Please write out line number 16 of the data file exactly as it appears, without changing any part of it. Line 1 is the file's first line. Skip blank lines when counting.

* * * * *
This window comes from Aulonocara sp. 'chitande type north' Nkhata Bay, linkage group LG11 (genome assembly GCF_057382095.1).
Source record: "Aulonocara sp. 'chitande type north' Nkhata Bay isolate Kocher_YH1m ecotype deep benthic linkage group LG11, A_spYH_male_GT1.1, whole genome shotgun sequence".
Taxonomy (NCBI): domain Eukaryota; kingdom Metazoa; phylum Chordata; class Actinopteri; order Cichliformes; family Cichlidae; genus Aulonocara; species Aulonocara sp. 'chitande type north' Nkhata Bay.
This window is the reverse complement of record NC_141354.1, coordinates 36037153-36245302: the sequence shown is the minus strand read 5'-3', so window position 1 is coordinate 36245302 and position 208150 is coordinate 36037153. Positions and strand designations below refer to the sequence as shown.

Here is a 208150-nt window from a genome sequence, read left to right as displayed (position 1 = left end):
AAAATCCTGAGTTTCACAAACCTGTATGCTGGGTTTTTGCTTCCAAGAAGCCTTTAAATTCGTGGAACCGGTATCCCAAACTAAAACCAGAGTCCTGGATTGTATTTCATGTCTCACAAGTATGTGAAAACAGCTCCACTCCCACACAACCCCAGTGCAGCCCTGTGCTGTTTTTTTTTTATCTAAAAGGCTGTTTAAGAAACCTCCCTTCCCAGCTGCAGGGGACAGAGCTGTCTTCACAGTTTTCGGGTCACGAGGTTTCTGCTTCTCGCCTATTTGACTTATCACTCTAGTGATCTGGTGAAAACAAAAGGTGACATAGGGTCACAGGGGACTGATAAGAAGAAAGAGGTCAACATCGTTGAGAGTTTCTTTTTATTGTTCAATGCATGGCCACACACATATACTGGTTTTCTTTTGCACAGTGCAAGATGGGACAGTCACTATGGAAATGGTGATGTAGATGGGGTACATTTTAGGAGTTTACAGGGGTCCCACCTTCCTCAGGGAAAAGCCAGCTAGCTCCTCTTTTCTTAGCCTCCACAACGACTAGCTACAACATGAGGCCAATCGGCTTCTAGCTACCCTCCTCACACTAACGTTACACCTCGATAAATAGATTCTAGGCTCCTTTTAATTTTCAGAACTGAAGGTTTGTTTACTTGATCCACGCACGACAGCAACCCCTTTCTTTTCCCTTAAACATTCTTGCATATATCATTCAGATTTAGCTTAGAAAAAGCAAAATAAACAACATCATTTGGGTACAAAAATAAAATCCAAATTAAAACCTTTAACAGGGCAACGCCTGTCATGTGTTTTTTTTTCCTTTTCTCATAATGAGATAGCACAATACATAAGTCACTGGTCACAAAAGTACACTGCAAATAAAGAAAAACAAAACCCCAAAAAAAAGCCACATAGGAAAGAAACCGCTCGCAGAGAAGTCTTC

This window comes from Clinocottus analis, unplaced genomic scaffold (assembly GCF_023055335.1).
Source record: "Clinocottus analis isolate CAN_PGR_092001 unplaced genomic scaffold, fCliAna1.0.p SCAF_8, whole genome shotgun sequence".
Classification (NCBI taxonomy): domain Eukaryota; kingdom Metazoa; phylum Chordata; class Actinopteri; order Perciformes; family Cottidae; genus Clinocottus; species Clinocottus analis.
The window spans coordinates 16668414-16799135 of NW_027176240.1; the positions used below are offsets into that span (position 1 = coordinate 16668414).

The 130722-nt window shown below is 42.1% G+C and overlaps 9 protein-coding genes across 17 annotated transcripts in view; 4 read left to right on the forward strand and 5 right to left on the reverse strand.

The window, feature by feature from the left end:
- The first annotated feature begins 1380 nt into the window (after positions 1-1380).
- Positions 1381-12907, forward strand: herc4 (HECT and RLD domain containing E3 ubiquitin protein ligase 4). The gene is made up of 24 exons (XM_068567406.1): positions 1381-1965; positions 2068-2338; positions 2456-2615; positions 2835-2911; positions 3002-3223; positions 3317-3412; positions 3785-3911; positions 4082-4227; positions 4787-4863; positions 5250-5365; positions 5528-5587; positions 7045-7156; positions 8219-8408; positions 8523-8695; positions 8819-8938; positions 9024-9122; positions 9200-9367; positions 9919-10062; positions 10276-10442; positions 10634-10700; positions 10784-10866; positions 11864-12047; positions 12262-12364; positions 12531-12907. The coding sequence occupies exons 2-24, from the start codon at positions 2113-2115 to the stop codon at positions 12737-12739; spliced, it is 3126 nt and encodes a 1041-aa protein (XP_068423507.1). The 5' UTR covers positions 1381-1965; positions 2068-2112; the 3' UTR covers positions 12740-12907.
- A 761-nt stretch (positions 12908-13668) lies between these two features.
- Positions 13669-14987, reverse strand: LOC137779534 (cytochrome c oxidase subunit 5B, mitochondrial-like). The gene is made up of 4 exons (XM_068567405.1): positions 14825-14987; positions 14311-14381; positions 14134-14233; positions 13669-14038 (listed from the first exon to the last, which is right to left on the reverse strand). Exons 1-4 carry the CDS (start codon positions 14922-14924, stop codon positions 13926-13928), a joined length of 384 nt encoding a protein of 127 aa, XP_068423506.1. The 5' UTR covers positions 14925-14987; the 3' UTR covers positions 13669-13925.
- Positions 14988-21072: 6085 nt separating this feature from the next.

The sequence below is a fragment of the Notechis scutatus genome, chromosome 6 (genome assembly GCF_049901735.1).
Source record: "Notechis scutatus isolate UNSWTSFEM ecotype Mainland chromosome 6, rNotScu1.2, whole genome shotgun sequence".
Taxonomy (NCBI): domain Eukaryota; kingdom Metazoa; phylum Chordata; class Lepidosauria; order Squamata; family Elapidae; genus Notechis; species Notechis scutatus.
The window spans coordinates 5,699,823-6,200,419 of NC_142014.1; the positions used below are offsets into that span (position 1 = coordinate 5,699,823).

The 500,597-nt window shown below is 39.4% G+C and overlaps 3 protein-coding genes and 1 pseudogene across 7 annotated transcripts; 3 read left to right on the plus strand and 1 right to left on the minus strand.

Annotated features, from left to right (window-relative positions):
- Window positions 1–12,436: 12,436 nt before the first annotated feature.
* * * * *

- Positions 13669-14987, reverse strand: LOC137779534 (cytochrome c oxidase subunit 5B, mitochondrial-like). The gene is made up of 4 exons (XM_068567405.1): positions 14825-14987; positions 14311-14381; positions 14134-14233; positions 13669-14038 (listed from the first exon to the last, which is right to left on the reverse strand). Exons 1-4 carry the CDS (start codon positions 14922-14924, stop codon positions 13926-13928), a joined length of 384 nt encoding a protein of 127 aa, XP_068423506.1. The 5' UTR covers positions 14925-14987; the 3' UTR covers positions 13669-13925.